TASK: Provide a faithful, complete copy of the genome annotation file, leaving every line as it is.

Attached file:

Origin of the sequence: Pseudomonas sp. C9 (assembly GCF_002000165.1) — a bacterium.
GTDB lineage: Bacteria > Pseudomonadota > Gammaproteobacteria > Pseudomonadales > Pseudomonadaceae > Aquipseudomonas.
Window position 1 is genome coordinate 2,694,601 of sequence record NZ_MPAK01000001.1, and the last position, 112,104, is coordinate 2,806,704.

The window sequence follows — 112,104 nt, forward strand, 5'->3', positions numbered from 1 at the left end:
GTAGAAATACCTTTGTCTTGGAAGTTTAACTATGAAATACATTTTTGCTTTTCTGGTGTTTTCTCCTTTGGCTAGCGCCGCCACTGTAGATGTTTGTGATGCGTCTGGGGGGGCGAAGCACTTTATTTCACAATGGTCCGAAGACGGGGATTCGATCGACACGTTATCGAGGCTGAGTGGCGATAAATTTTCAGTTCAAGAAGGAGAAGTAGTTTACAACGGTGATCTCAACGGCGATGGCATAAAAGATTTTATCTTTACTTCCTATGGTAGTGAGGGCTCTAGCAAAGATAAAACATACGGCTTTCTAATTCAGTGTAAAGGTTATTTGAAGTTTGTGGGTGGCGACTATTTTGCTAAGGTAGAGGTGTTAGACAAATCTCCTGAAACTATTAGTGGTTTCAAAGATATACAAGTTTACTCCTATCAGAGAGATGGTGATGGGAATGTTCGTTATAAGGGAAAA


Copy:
Origin of the sequence: Pseudomonas sp. C9 (assembly GCF_002000165.1) — a bacterium.
GTDB lineage: Bacteria > Pseudomonadota > Gammaproteobacteria > Pseudomonadales > Pseudomonadaceae > Aquipseudomonas.
Window position 1 is genome coordinate 2,694,601 of sequence record NZ_MPAK01000001.1, and the last position, 112,104, is coordinate 2,806,704.

The window sequence follows — 112,104 nt, forward strand, 5'->3', positions numbered from 1 at the left end:
GTAGAAATACCTTTGTCTTGGAAGTTTAACTATGAAATACATTTTTGCTTTTCTGGTGTTTTCTCCTTTGGCTAGCGCCGCCACTGTAGATGTTTGTGATGCGTCTGGGGGGGCGAAGCACTTTATTTCACAATGGTCCGAAGACGGGGATTCGATCGACACGTTATCGAGGCTGAGTGGCGATAAATTTTCAGTTCAAGAAGGAGAAGTAGTTTACAACGGTGATCTCAACGGCGATGGCATAAAAGATTTTATCTTTACTTCCTATGGTAGTGAGGGCTCTAGCAAAGATAAAACATACGGCTTTCTAATTCAGTGTAAAGGTTATTTGAAGTTTGTGGGTGGCGACTATTTTGCTAAGGTAGAGGTGTTAGACAAATCTCCTGAAACTATTAGTGGTTTCAAAGATATACAAGTTTACTCCTATCAGAGAGATGGTGATGGGAATGTTCGTTATAAGGGAAAA